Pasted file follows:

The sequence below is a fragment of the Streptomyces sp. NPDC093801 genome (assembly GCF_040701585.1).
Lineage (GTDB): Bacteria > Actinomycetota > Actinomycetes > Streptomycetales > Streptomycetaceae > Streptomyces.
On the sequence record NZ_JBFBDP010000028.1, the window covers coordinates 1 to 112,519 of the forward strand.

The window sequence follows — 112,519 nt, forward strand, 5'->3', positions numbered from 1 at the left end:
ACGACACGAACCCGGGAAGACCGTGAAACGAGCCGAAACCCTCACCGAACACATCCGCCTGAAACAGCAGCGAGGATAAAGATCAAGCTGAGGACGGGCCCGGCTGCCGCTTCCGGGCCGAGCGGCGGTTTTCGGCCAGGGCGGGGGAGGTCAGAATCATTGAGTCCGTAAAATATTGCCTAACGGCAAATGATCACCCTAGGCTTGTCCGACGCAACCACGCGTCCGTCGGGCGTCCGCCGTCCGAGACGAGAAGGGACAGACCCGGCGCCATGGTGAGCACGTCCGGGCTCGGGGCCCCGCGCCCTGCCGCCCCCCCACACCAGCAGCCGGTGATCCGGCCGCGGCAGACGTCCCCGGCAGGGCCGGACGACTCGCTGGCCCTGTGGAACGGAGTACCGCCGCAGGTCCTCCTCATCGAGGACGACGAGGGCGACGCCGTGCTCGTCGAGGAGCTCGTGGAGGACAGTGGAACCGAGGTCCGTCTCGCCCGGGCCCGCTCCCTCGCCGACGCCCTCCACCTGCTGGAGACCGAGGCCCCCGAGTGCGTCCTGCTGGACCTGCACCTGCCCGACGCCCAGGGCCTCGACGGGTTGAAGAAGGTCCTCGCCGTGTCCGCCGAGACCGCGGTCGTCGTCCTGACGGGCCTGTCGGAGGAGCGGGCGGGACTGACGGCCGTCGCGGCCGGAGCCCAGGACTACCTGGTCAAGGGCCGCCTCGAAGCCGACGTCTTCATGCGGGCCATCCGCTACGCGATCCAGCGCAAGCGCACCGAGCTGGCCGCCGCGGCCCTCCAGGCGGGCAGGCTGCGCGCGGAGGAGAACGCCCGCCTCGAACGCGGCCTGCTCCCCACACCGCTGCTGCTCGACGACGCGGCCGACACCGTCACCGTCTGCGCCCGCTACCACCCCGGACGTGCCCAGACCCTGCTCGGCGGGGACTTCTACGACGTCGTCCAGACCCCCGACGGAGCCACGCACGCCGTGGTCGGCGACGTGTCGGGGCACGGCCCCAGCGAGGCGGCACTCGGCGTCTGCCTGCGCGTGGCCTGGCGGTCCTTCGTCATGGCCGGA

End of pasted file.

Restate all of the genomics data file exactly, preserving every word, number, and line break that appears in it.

The sequence below is a fragment of the Streptomyces sp. NPDC093801 genome (assembly GCF_040701585.1).
Lineage (GTDB): Bacteria > Actinomycetota > Actinomycetes > Streptomycetales > Streptomycetaceae > Streptomyces.
On the sequence record NZ_JBFBDP010000028.1, the window covers coordinates 1 to 112,519 of the forward strand.

The window sequence follows — 112,519 nt, forward strand, 5'->3', positions numbered from 1 at the left end:
ACGACACGAACCCGGGAAGACCGTGAAACGAGCCGAAACCCTCACCGAACACATCCGCCTGAAACAGCAGCGAGGATAAAGATCAAGCTGAGGACGGGCCCGGCTGCCGCTTCCGGGCCGAGCGGCGGTTTTCGGCCAGGGCGGGGGAGGTCAGAATCATTGAGTCCGTAAAATATTGCCTAACGGCAAATGATCACCCTAGGCTTGTCCGACGCAACCACGCGTCCGTCGGGCGTCCGCCGTCCGAGACGAGAAGGGACAGACCCGGCGCCATGGTGAGCACGTCCGGGCTCGGGGCCCCGCGCCCTGCCGCCCCCCCACACCAGCAGCCGGTGATCCGGCCGCGGCAGACGTCCCCGGCAGGGCCGGACGACTCGCTGGCCCTGTGGAACGGAGTACCGCCGCAGGTCCTCCTCATCGAGGACGACGAGGGCGACGCCGTGCTCGTCGAGGAGCTCGTGGAGGACAGTGGAACCGAGGTCCGTCTCGCCCGGGCCCGCTCCCTCGCCGACGCCCTCCACCTGCTGGAGACCGAGGCCCCCGAGTGCGTCCTGCTGGACCTGCACCTGCCCGACGCCCAGGGCCTCGACGGGTTGAAGAAGGTCCTCGCCGTGTCCGCCGAGACCGCGGTCGTCGTCCTGACGGGCCTGTCGGAGGAGCGGGCGGGACTGACGGCCGTCGCGGCCGGAGCCCAGGACTACCTGGTCAAGGGCCGCCTCGAAGCCGACGTCTTCATGCGGGCCATCCGCTACGCGATCCAGCGCAAGCGCACCGAGCTGGCCGCCGCGGCCCTCCAGGCGGGCAGGCTGCGCGCGGAGGAGAACGCCCGCCTCGAACGCGGCCTGCTCCCCACACCGCTGCTGCTCGACGACGCGGCCGACACCGTCACCGTCTGCGCCCGCTACCACCCCGGACGTGCCCAGACCCTGCTCGGCGGGGACTTCTACGACGTCGTCCAGACCCCCGACGGAGCCACGCACGCCGTGGTCGGCGACGTGTCGGGGCACGGCCCCAGCGAGGCGGCACTCGGCGTCTGCCTGCGCGTGGCCTGGCGGTCCTTCGTCATGGCCGGA